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Why do Florida’s K-12 students need new Science Standards?. Three Reasons:. Low student performance on state, national, and international achievement measures Persistent achievement gaps among demographic subgroups

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Presentation Transcript
three reasons
Three Reasons:
  • Low student performance on state, national, and international achievement measures
  • Persistent achievement gaps among demographic subgroups
  • Lack of preparation of graduating seniors for post-secondary education and the workforce
slide5
‘05 NAEP data reveal that while our 4th grade students barely surpassed the national average, our 8th grade students lagged behind.
slide6

Despite a steady across the board increase in the percentage of Florida’s students scoring at or above proficient on the Science FCAT each year, all cohorts remain well below 50% proficiency.

slide7

While the percentage of Florida’s students taking AP science exams in ’06 was nearly double the national average, the percent of our students who scored at or above proficient barely exceeded the national average.

slide12

While Florida’s 4th graders scored above the national average on the ‘05 Science NAEP, significant demographic achievement gaps are evident here as well.

slide13

Florida’s 8th graders generally performed below the national average on the 2005 NAEP, although our Hispanic students fared better than the national average for Hispanics.

florida s agency for workforce innovation labor market statistics project
Florida’s Agency for Workforce Innovation, labor market statistics project:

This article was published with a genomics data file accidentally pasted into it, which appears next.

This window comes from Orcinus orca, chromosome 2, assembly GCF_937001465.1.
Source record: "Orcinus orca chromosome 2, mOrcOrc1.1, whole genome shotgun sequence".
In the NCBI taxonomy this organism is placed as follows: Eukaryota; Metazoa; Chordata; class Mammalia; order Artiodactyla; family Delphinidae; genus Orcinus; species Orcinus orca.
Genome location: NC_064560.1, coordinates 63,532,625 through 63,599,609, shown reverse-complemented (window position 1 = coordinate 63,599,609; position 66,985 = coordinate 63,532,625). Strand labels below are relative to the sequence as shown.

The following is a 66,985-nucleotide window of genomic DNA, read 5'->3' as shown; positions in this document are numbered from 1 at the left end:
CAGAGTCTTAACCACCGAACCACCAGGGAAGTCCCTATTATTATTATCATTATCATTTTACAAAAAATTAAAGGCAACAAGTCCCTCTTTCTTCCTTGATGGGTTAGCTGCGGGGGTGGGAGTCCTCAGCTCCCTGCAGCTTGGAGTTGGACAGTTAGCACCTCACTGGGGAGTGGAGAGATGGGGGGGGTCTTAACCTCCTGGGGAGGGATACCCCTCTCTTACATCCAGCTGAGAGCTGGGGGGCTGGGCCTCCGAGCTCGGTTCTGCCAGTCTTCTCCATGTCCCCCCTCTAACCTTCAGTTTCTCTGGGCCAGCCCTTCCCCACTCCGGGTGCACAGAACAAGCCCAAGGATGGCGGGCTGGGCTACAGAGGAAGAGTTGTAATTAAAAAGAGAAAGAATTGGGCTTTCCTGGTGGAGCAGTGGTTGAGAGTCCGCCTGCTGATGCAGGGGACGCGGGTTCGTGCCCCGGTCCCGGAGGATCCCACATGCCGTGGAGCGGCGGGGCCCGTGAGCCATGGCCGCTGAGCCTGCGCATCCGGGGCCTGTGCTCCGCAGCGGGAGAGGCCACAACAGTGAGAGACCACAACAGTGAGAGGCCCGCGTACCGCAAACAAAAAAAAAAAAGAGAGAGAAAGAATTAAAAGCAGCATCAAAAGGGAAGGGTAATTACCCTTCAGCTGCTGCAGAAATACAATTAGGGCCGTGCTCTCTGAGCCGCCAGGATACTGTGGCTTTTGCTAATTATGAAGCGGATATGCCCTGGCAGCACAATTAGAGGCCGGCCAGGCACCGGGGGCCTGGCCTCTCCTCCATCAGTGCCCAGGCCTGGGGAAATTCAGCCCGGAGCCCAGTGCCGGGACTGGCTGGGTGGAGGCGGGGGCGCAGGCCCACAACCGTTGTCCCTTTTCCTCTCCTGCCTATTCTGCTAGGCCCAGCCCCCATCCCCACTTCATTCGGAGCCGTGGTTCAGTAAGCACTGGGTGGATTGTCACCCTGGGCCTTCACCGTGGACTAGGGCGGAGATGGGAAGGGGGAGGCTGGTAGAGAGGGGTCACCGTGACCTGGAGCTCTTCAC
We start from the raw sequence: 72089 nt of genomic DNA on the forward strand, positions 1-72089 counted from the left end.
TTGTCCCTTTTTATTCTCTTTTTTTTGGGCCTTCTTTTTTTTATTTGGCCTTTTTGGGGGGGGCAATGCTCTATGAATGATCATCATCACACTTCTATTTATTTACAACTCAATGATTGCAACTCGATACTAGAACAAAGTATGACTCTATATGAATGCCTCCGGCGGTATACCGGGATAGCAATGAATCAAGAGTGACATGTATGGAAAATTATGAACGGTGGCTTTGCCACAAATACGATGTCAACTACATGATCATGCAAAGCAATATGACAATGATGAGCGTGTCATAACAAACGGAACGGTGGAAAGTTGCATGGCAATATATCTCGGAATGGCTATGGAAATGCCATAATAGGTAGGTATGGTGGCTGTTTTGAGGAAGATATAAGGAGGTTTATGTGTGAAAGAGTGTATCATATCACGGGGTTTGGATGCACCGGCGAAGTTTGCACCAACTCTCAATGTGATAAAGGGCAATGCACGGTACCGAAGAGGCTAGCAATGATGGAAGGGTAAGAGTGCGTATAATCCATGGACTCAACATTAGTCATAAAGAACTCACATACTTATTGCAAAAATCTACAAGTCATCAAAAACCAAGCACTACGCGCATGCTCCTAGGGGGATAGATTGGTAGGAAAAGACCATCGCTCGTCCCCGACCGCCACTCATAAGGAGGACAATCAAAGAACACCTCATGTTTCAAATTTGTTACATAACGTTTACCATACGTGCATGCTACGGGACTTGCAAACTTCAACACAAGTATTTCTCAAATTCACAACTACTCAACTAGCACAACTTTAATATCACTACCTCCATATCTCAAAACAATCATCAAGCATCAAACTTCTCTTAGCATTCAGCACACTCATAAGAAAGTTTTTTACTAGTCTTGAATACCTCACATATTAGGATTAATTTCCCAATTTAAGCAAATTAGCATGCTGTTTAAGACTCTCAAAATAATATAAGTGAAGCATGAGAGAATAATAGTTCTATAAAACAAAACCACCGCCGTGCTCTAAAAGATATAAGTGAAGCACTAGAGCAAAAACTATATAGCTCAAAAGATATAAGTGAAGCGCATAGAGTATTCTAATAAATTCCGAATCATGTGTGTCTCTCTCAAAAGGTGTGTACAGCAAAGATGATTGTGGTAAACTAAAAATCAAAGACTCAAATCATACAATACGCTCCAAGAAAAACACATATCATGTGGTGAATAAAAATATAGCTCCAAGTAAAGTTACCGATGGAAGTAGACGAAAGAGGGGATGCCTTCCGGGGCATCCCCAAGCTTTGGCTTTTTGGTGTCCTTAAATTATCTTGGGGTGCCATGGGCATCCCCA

• 78% of Florida’s fastest growing occupations will require post-secondary certification by 2014, most of which will require vocational certification.
  • By 2030, 87% of job demand in Florida will require post secondary certification, with over a fourth requiring a Masters-level or higher.
slide16

A study conducted by the Monitor group for the National Governors Association (NGA) revealed that the fastest growing occupational clusters in Florida are:

  • Financial Services (requiring strong math & communication skills)
  • Analytical Instruments (requiring strong engineering & math skills)
  • Communications Services (requiring strong technical skills)
slide17

A survey of 276 leading employers from these clusters throughout the state revealed gaps in the science, technology, engineering, and mathematics (STEM) skill sets of entry-level employees.

Scale: 5 (far exceeds) 3 (meets) 1 (far below)

Florida Employer Opinion Survey by Florida Dept. of Education Accountability, Research, and Measurement (2006)

slide18

In terms of college readiness, ACT results show that Florida’s graduating seniors trail the nation in science achievement, and the gap is widening.

slide19

% of students achieving the 24 point benchmark for college readiness on the ’06 & ’07 science reasoning portion of the ACT was low in all subgroups.

what do independent research groups say about florida s current sunshine state science standards
What do independent research groups say about Florida’s current Sunshine State Science Standards?
slide21

In their 2005 The State of State Science Standards Report, the Fordham Institute awarded an “F” grade to Florida’s Science Standards. Massachusetts got an “A”.

Gross, et al, (2005)

some of fordham s reasons
Some of Fordham’s reasons:
  • “The current documents are … sorely lacking in content…”
  • “…handling of physics…is disappointing, due to a prevalence of errors in fact and presentation…”